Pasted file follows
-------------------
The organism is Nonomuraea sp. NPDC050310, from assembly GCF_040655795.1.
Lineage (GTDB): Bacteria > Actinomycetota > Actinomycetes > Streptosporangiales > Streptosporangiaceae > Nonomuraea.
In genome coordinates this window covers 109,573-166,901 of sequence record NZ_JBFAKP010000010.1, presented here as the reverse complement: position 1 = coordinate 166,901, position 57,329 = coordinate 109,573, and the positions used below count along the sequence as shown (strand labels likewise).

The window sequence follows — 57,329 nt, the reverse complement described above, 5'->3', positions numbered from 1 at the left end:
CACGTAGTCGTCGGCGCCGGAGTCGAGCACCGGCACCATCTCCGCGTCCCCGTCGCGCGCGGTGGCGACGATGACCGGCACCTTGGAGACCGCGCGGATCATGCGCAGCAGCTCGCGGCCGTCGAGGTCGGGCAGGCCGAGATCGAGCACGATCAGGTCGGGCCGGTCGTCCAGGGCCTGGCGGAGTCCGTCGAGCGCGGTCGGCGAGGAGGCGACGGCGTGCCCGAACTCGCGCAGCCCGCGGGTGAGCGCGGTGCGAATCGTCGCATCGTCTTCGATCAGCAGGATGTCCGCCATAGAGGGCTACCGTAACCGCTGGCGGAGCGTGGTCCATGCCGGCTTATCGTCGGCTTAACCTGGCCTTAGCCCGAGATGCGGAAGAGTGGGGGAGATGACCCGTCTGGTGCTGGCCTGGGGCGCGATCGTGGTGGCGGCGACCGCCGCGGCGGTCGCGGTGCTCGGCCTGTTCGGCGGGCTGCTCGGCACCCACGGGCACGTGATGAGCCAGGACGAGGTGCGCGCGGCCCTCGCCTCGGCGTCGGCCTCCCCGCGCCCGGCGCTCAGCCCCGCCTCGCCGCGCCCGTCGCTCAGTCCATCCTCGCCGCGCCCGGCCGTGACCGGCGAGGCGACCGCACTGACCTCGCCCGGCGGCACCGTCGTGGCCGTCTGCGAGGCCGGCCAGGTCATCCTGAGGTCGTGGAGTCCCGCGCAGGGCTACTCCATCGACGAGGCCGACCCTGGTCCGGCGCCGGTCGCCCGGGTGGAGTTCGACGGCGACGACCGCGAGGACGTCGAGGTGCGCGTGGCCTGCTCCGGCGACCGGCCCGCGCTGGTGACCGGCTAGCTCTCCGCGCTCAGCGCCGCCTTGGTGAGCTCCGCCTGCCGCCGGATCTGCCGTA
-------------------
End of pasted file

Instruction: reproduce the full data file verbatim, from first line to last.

The organism is Nonomuraea sp. NPDC050310, from assembly GCF_040655795.1.
Lineage (GTDB): Bacteria > Actinomycetota > Actinomycetes > Streptosporangiales > Streptosporangiaceae > Nonomuraea.
In genome coordinates this window covers 109,573-166,901 of sequence record NZ_JBFAKP010000010.1, presented here as the reverse complement: position 1 = coordinate 166,901, position 57,329 = coordinate 109,573, and the positions used below count along the sequence as shown (strand labels likewise).

The window sequence follows — 57,329 nt, the reverse complement described above, 5'->3', positions numbered from 1 at the left end:
CACGTAGTCGTCGGCGCCGGAGTCGAGCACCGGCACCATCTCCGCGTCCCCGTCGCGCGCGGTGGCGACGATGACCGGCACCTTGGAGACCGCGCGGATCATGCGCAGCAGCTCGCGGCCGTCGAGGTCGGGCAGGCCGAGATCGAGCACGATCAGGTCGGGCCGGTCGTCCAGGGCCTGGCGGAGTCCGTCGAGCGCGGTCGGCGAGGAGGCGACGGCGTGCCCGAACTCGCGCAGCCCGCGGGTGAGCGCGGTGCGAATCGTCGCATCGTCTTCGATCAGCAGGATGTCCGCCATAGAGGGCTACCGTAACCGCTGGCGGAGCGTGGTCCATGCCGGCTTATCGTCGGCTTAACCTGGCCTTAGCCCGAGATGCGGAAGAGTGGGGGAGATGACCCGTCTGGTGCTGGCCTGGGGCGCGATCGTGGTGGCGGCGACCGCCGCGGCGGTCGCGGTGCTCGGCCTGTTCGGCGGGCTGCTCGGCACCCACGGGCACGTGATGAGCCAGGACGAGGTGCGCGCGGCCCTCGCCTCGGCGTCGGCCTCCCCGCGCCCGGCGCTCAGCCCCGCCTCGCCGCGCCCGTCGCTCAGTCCATCCTCGCCGCGCCCGGCCGTGACCGGCGAGGCGACCGCACTGACCTCGCCCGGCGGCACCGTCGTGGCCGTCTGCGAGGCCGGCCAGGTCATCCTGAGGTCGTGGAGTCCCGCGCAGGGCTACTCCATCGACGAGGCCGACCCTGGTCCGGCGCCGGTCGCCCGGGTGGAGTTCGACGGCGACGACCGCGAGGACGTCGAGGTGCGCGTGGCCTGCTCCGGCGACCGGCCCGCGCTGGTGACCGGCTAGCTCTCCGCGCTCAGCGCCGCCTTGGTGAGCTCCGCCTGCCGCCGGATCTGCCGTA